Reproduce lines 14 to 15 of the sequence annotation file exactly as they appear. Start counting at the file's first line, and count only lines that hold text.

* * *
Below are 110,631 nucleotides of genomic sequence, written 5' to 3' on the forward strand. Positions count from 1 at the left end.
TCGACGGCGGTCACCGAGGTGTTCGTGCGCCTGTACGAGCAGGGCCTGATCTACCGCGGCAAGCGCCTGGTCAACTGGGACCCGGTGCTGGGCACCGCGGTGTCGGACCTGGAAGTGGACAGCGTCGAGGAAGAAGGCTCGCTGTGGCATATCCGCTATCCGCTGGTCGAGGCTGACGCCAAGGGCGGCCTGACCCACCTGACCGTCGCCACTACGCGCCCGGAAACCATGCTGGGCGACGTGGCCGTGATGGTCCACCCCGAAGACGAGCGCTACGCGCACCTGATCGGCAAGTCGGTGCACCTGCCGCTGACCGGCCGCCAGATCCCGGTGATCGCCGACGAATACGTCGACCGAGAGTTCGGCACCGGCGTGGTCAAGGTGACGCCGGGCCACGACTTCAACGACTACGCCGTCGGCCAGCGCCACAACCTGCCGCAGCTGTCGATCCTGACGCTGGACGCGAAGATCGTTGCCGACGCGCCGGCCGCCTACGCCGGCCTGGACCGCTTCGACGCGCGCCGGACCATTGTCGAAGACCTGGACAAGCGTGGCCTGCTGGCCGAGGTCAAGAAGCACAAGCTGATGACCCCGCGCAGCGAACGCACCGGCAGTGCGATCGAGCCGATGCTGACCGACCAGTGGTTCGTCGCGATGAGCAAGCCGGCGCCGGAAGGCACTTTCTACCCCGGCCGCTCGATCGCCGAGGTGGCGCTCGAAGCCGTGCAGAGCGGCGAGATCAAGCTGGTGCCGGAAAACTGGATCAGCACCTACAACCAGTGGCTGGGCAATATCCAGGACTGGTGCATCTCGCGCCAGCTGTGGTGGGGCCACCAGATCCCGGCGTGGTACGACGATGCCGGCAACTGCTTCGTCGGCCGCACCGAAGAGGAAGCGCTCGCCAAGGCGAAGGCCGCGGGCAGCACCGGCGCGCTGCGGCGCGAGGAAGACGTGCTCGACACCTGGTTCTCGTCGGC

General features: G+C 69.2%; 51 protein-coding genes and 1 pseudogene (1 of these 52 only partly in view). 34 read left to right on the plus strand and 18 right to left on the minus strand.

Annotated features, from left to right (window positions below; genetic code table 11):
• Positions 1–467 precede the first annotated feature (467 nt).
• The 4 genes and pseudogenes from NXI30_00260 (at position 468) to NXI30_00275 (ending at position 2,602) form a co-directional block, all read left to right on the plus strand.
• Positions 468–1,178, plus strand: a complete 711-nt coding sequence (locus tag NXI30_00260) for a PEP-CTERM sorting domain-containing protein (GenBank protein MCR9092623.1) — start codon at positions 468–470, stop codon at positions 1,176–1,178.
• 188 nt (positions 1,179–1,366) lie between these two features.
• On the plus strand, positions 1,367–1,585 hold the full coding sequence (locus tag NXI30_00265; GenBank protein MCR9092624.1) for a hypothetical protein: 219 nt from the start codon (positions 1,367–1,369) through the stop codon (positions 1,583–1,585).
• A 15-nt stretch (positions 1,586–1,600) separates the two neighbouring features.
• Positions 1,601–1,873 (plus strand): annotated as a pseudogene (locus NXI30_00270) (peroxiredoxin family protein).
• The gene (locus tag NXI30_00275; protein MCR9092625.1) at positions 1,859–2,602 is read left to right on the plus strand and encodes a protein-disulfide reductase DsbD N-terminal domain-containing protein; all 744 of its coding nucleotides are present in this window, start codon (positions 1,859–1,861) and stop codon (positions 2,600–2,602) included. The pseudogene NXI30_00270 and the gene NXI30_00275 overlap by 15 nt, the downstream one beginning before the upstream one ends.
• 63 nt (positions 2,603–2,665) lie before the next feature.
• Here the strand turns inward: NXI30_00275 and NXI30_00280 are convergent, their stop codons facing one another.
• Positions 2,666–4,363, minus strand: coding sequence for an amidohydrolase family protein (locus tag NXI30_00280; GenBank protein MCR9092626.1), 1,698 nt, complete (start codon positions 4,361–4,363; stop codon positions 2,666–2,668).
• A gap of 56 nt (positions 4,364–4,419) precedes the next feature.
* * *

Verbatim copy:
• Here the strand turns inward: NXI30_00275 and NXI30_00280 are convergent, their stop codons facing one another.
• Positions 2,666–4,363, minus strand: coding sequence for an amidohydrolase family protein (locus tag NXI30_00280; GenBank protein MCR9092626.1), 1,698 nt, complete (start codon positions 4,361–4,363; stop codon positions 2,666–2,668).